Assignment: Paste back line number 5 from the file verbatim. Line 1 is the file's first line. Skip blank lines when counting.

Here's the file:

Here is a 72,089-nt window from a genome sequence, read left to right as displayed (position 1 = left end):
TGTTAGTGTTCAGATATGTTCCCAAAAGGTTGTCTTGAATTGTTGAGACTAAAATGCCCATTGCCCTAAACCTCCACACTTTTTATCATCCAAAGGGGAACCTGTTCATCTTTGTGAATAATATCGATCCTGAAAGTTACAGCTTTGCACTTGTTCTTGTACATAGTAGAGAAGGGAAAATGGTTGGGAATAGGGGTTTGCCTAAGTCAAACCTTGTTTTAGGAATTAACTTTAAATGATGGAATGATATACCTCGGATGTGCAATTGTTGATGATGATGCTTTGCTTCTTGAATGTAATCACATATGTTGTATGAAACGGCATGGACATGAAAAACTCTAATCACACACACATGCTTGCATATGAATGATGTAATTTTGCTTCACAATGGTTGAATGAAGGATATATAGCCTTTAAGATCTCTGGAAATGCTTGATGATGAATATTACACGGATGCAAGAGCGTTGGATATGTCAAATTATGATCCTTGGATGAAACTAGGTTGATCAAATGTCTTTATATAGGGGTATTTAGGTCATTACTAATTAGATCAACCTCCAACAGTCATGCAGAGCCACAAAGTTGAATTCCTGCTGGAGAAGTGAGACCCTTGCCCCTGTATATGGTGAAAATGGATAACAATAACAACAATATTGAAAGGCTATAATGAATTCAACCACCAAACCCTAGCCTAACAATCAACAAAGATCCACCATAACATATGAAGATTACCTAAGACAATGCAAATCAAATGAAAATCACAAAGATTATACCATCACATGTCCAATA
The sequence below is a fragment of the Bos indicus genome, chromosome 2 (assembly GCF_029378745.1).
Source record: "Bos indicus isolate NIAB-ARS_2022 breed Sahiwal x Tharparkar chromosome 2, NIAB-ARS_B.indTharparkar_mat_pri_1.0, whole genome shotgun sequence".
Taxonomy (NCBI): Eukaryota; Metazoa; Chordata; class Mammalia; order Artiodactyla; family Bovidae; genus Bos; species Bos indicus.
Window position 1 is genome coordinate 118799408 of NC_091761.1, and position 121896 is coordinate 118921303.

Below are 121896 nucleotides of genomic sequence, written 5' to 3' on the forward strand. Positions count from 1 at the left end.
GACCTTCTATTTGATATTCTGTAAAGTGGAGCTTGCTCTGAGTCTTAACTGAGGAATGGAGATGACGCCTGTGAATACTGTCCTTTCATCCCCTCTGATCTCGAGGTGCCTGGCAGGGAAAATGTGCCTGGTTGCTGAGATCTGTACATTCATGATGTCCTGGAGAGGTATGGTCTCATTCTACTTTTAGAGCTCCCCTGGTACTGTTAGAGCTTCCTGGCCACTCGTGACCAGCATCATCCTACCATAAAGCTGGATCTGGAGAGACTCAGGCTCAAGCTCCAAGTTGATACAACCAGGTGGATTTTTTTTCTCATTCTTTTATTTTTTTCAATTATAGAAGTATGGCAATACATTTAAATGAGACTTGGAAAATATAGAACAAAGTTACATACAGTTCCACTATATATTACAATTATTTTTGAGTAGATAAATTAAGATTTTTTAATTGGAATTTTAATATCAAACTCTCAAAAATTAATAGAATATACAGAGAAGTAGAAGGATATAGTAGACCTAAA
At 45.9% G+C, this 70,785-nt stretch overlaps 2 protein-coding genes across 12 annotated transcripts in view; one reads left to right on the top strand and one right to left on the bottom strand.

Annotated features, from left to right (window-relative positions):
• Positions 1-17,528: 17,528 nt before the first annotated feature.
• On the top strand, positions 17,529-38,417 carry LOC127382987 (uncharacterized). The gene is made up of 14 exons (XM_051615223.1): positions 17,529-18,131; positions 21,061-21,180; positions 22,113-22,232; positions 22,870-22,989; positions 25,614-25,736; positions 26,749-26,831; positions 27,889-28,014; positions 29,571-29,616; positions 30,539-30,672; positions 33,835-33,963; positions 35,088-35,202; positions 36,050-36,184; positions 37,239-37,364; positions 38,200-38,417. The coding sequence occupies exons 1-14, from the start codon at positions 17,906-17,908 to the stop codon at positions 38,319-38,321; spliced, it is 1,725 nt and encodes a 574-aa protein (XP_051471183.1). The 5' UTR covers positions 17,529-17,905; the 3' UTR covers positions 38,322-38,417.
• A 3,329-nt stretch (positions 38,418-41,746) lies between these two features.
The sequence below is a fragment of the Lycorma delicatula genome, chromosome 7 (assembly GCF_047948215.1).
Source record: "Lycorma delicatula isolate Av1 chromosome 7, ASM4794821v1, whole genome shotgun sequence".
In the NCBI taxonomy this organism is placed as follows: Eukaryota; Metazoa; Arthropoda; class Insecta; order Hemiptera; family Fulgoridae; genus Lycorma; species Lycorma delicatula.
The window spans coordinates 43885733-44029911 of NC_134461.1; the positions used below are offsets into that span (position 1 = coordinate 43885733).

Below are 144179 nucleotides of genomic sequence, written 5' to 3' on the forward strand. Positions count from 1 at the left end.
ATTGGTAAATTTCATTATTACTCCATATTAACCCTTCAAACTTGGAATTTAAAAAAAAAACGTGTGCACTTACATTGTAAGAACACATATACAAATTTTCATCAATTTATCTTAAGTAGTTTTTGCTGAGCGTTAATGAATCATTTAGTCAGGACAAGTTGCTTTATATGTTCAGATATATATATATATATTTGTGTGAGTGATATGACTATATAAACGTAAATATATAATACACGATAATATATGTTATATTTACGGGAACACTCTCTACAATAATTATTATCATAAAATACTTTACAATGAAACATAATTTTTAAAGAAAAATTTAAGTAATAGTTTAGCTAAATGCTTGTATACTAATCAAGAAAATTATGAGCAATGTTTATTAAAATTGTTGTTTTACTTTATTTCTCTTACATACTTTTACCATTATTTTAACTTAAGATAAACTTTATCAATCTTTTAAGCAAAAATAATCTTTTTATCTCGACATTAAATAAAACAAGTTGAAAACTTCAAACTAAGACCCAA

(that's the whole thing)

Taxonomy (NCBI): Eukaryota; Metazoa; Chordata; class Mammalia; order Artiodactyla; family Bovidae; genus Bos; species Bos indicus.